By Alan Korwin
Why did the news media hate the Heller decision so much?
Like many politicians and anti-rights activists, reporters conflate gun ownership and criminal activity. To them, guns and crime are synonymous. They believe guns exclude any intent but evil intent. They can’t seem to separate in their minds the difference between tens of millions of decent Americans who own, use and enjoy firearms, from criminals doing bad things in bad parts of town. In fact, “enjoy firearms” is an alien, illogical, impossible concept to such people. They are totally closed to the idea of “the good that guns do,” even though they see armed police all day long.
NYC Mayor Koch said it perfectly years ago—Why would an honest person even want a gun? “You’re not a nice guy if you have a gun... even if you are a nice guy." He had to overlook his own bodyguards and thousands of police to reach such a preposterous conclusion.
You can’t really blame such folks. They are self-insulated from the vast portion of America that trusts and uses firearms on a daily basis. They have no connection to the industry, sport, gun owners or a freedom mindset that recognizes the enormous social utility of firearms. And their circles of friends are just like them, it’s a self-reinforcing closed loop.
Plus, they read their own writings, and it all says the same thing. They see “guns are bad” all day long, and never stumble upon “guns are good.” Guns save lives. Guns stop crime. Guns are for safety. And they just don’t get that guns are why America is still free. You almost have to feel sorry for people whose entire lives are so sheltered that this most fundamental of American values elude them, while they run around thinking they get the big picture.
So Heller was a total shock to the entire crowd. This removal-from-reality effect is what led the Mayor of San Francisco to say this ruling, “just flies in the face of reality.” Or for Tom Barwin, the Village Manager of Oak Park, Ill., where gun rights were totally denied to the public, to say, “It’s just completely befuddling that our Supreme Court would be in alliance with the gangbangers.” They just don’t get it. Their false perception that only criminals have guns is reinforced daily by the “news” without a single breath of clean air. They are uneducated and kept in ignorance. They deserve pity, sympathy, and a trip to the range with anyone who will take them. If they suffer from hoplophobia, the irrational morbid fear of firearms, they should seek treatment.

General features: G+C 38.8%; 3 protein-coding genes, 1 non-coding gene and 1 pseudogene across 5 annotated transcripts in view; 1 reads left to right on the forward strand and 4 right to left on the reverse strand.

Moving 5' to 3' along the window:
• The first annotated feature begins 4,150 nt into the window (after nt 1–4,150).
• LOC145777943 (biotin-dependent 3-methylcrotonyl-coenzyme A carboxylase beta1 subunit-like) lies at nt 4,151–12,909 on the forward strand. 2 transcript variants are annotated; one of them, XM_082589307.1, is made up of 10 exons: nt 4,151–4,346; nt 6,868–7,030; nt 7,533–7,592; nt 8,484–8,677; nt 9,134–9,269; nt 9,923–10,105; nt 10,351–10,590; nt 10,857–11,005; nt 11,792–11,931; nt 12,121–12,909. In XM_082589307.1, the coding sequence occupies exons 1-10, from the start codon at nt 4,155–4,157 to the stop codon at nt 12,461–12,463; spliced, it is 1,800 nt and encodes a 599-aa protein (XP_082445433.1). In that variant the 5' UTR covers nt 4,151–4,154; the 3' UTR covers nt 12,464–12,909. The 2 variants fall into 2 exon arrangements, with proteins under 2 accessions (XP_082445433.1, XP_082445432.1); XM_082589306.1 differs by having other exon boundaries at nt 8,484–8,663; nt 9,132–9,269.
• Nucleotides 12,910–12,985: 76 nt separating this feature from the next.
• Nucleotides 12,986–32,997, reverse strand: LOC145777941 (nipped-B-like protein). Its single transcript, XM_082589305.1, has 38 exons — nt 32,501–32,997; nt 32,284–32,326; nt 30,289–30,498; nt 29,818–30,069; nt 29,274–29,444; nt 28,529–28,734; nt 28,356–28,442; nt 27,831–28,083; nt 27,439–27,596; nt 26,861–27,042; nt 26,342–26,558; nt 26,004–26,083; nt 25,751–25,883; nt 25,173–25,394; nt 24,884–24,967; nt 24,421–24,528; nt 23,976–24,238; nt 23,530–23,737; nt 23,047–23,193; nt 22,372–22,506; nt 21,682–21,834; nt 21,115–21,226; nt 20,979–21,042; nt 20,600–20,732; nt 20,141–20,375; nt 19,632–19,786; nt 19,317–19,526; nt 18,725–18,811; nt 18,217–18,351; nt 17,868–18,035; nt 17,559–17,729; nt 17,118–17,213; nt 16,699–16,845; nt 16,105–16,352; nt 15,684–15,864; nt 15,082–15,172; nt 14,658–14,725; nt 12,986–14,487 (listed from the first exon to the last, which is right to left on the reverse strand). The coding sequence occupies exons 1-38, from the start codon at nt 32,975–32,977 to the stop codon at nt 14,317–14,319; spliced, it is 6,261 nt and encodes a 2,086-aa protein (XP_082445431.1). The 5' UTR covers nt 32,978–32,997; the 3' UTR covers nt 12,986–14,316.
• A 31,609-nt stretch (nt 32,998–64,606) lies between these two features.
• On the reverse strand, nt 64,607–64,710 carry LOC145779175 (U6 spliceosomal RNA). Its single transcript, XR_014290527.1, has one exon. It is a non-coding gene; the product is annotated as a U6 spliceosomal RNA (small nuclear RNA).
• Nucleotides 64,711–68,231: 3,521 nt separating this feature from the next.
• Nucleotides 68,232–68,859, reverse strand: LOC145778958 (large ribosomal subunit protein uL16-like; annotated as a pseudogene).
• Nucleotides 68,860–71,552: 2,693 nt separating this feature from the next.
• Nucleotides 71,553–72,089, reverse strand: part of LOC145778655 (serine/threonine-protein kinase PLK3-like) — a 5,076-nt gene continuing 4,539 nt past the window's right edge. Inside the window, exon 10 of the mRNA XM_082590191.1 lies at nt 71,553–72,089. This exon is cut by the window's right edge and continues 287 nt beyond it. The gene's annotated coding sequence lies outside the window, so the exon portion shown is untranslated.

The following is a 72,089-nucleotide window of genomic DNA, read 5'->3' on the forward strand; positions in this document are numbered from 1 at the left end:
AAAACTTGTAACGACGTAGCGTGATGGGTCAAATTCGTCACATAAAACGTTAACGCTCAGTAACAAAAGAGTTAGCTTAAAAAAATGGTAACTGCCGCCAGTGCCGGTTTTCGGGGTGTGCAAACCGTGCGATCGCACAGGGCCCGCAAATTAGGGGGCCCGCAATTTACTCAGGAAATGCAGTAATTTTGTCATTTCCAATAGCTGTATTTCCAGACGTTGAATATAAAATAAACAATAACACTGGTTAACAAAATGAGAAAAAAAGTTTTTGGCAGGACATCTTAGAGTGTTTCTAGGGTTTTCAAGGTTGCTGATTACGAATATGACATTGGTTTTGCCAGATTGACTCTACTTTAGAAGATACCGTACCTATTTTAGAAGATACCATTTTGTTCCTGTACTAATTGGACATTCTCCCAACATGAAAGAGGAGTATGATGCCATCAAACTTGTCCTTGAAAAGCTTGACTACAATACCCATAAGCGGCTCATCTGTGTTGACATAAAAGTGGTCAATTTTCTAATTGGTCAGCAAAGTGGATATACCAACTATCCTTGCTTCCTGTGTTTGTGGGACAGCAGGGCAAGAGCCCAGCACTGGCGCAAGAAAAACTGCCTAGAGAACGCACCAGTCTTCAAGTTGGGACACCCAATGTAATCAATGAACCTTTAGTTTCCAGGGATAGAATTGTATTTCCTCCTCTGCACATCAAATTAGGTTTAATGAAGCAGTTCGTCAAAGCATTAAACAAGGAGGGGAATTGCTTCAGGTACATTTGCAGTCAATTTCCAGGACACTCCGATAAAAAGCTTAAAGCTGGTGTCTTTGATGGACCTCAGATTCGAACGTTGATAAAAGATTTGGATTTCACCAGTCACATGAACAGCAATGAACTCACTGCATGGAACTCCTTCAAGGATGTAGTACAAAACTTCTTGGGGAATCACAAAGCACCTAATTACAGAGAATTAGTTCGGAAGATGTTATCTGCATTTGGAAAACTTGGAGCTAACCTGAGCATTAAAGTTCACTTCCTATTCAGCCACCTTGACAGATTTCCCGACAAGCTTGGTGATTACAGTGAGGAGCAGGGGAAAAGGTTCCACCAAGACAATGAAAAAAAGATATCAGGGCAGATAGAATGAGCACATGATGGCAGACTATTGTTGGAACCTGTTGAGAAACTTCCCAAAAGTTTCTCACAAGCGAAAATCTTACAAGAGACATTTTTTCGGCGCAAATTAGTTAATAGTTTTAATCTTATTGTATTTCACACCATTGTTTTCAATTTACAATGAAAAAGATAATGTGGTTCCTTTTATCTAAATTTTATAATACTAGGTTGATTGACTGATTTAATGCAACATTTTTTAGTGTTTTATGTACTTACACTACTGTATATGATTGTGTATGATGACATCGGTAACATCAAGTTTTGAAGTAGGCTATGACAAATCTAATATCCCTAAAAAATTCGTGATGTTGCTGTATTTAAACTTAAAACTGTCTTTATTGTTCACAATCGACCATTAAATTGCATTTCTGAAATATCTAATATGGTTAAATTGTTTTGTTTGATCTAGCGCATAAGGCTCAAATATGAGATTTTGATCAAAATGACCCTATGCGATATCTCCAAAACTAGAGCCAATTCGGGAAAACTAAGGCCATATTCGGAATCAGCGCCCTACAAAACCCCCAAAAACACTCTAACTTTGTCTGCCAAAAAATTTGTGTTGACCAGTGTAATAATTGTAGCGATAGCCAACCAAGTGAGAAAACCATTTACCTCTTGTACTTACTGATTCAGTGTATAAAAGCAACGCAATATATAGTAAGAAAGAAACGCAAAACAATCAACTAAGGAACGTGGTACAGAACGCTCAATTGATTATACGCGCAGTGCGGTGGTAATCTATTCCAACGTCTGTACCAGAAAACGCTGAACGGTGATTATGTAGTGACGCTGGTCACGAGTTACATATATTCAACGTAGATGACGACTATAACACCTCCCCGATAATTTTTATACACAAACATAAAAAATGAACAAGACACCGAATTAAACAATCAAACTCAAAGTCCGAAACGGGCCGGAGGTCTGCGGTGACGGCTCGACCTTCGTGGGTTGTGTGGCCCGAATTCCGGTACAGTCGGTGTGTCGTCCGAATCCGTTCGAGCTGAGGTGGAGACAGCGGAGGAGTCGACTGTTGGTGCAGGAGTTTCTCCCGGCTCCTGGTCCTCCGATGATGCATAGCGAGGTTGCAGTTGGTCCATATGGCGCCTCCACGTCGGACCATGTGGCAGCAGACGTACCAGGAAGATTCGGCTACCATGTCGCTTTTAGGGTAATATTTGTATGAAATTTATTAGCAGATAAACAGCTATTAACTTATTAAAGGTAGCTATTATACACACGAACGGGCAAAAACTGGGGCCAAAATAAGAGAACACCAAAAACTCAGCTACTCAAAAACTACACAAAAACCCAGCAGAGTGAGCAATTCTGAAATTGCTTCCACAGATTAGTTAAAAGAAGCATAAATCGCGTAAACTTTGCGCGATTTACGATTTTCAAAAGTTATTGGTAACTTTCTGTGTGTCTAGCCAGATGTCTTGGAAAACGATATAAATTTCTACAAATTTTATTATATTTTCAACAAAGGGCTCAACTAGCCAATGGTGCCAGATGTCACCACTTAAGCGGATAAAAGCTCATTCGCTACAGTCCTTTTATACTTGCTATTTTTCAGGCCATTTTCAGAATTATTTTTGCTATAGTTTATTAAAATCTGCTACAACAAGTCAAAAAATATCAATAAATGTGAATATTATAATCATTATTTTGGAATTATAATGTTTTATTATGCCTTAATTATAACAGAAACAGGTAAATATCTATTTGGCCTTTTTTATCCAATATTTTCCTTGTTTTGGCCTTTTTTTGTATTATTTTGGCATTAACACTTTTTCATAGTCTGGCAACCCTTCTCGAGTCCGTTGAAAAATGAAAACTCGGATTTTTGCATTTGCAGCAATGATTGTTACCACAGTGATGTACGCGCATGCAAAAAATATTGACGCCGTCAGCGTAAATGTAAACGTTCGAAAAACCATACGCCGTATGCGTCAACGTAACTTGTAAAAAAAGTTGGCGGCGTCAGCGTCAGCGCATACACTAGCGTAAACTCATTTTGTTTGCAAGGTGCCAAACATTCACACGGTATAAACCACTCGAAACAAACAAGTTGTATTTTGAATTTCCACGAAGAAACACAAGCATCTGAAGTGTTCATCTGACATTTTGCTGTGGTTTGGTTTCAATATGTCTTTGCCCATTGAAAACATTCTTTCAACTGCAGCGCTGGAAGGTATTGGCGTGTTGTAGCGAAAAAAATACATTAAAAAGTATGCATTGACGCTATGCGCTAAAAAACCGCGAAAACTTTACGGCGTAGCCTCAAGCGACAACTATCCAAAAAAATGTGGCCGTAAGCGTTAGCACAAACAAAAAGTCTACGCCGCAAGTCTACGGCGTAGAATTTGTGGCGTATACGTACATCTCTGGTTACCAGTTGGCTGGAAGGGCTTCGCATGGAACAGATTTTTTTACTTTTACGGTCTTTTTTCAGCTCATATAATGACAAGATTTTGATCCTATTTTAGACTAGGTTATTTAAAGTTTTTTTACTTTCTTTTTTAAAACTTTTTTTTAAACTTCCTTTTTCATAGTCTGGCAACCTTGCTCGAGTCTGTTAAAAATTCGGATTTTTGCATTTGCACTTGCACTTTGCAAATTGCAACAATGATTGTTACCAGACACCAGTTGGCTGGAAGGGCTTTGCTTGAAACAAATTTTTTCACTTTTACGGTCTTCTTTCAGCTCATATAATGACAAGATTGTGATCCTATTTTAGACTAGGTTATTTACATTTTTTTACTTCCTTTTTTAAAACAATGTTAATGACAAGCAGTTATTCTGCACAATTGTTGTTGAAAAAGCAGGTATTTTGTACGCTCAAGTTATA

The other crucial point missing in their thought process may be that crime, and especially gun-related crime, is a function of the bad part of town. That’s an ugly concept, and too many people are in denial about this. Criminal gunfire isn’t a random act—it has demographic, geographic, social and economic boundaries. The police have dot maps of where the bodies fall. You know where those parts of town are, and you know not to go there. Take a look for yourself. Baltimore.
To really end the “gun problem” we must look at the demographics of it, and its connection to the war problem—the war on some drugs. We must stop calling war deaths by any other name. We can beat this thing—when we realize that Heller made sense, and a chunk of society—the chunk that desperately, frantically, irrationally wants guns to “just go away”—is in the dark and looking the wrong way.
Alan Korwin is the co-author of The Heller Case: Gun Rights Affirmed, the first book to come out about the D.C. gun-ban case, and he can be reached at gunlaws.com.